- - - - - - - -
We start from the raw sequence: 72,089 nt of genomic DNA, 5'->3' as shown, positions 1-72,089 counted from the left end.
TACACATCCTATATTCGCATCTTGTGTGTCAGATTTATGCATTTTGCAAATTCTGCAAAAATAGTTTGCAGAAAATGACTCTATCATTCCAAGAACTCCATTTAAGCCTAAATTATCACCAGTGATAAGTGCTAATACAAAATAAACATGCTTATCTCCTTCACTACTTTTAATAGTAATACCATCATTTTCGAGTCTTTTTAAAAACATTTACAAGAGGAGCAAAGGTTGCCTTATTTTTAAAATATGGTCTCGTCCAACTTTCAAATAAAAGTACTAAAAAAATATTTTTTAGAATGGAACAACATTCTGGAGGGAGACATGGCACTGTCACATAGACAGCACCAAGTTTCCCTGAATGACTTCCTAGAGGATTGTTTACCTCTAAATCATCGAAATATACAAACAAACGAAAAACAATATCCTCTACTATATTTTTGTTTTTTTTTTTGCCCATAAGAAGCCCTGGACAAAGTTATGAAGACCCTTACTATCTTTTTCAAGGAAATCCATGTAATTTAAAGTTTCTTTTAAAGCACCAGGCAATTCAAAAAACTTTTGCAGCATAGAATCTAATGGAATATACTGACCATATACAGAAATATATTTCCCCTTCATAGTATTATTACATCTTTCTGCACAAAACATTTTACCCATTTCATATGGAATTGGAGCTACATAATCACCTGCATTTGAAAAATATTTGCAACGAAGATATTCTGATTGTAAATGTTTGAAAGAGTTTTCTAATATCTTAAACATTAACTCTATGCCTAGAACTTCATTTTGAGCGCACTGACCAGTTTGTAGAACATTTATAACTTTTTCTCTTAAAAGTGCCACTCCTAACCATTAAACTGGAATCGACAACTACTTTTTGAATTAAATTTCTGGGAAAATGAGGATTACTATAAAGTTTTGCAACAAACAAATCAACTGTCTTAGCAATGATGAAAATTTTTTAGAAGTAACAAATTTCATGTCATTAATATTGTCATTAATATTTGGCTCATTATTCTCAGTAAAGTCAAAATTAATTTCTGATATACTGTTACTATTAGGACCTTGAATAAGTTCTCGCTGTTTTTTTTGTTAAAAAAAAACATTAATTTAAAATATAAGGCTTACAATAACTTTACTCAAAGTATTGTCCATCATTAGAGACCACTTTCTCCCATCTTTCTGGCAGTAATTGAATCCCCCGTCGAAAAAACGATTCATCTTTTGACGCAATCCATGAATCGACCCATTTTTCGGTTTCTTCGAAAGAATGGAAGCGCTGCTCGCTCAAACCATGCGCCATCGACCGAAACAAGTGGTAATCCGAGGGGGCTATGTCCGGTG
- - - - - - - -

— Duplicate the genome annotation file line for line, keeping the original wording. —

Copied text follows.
We start from the raw sequence: 72,089 nt of genomic DNA, 5'->3' as shown, positions 1-72,089 counted from the left end.
TACACATCCTATATTCGCATCTTGTGTGTCAGATTTATGCATTTTGCAAATTCTGCAAAAATAGTTTGCAGAAAATGACTCTATCATTCCAAGAACTCCATTTAAGCCTAAATTATCACCAGTGATAAGTGCTAATACAAAATAAACATGCTTATCTCCTTCACTACTTTTAATAGTAATACCATCATTTTCGAGTCTTTTTAAAAACATTTACAAGAGGAGCAAAGGTTGCCTTATTTTTAAAATATGGTCTCGTCCAACTTTCAAATAAAAGTACTAAAAAAATATTTTTTAGAATGGAACAACATTCTGGAGGGAGACATGGCACTGTCACATAGACAGCACCAAGTTTCCCTGAATGACTTCCTAGAGGATTGTTTACCTCTAAATCATCGAAATATACAAACAAACGAAAAACAATATCCTCTACTATATTTTTGTTTTTTTTTTTGCCCATAAGAAGCCCTGGACAAAGTTATGAAGACCCTTACTATCTTTTTCAAGGAAATCCATGTAATTTAAAGTTTCTTTTAAAGCACCAGGCAATTCAAAAAACTTTTGCAGCATAGAATCTAATGGAATATACTGACCATATACAGAAATATATTTCCCCTTCATAGTATTATTACATCTTTCTGCACAAAACATTTTACCCATTTCATATGGAATTGGAGCTACATAATCACCTGCATTTGAAAAATATTTGCAACGAAGATATTCTGATTGTAAATGTTTGAAAGAGTTTTCTAATATCTTAAACATTAACTCTATGCCTAGAACTTCATTTTGAGCGCACTGACCAGTTTGTAGAACATTTATAACTTTTTCTCTTAAAAGTGCCACTCCTAACCATTAAACTGGAATCGACAACTACTTTTTGAATTAAATTTCTGGGAAAATGAGGATTACTATAAAGTTTTGCAACAAACAAATCAACTGTCTTAGCAATGATGAAAATTTTTTAGAAGTAACAAATTTCATGTCATTAATATTGTCATTAATATTTGGCTCATTATTCTCAGTAAAGTCAAAATTAATTTCTGATATACTGTTACTATTAGGACCTTGAATAAGTTCTCGCTGTTTTTTTTGTTAAAAAAAAACATTAATTTAAAATATAAGGCTTACAATAACTTTACTCAAAGTATTGTCCATCATTAGAGACCACTTTCTCCCATCTTTCTGGCAGTAATTGAATCCCCCGTCGAAAAAACGATTCATCTTTTGACGCAATCCATGAATCGACCCATTTTTCGGTTTCTTCGAAAGAATGGAAGCGCTGCTCGCTCAAACCATGCGCCATCGACCGAAACAAGTGGTAATCCGAGGGGGCTATGTCCGGTG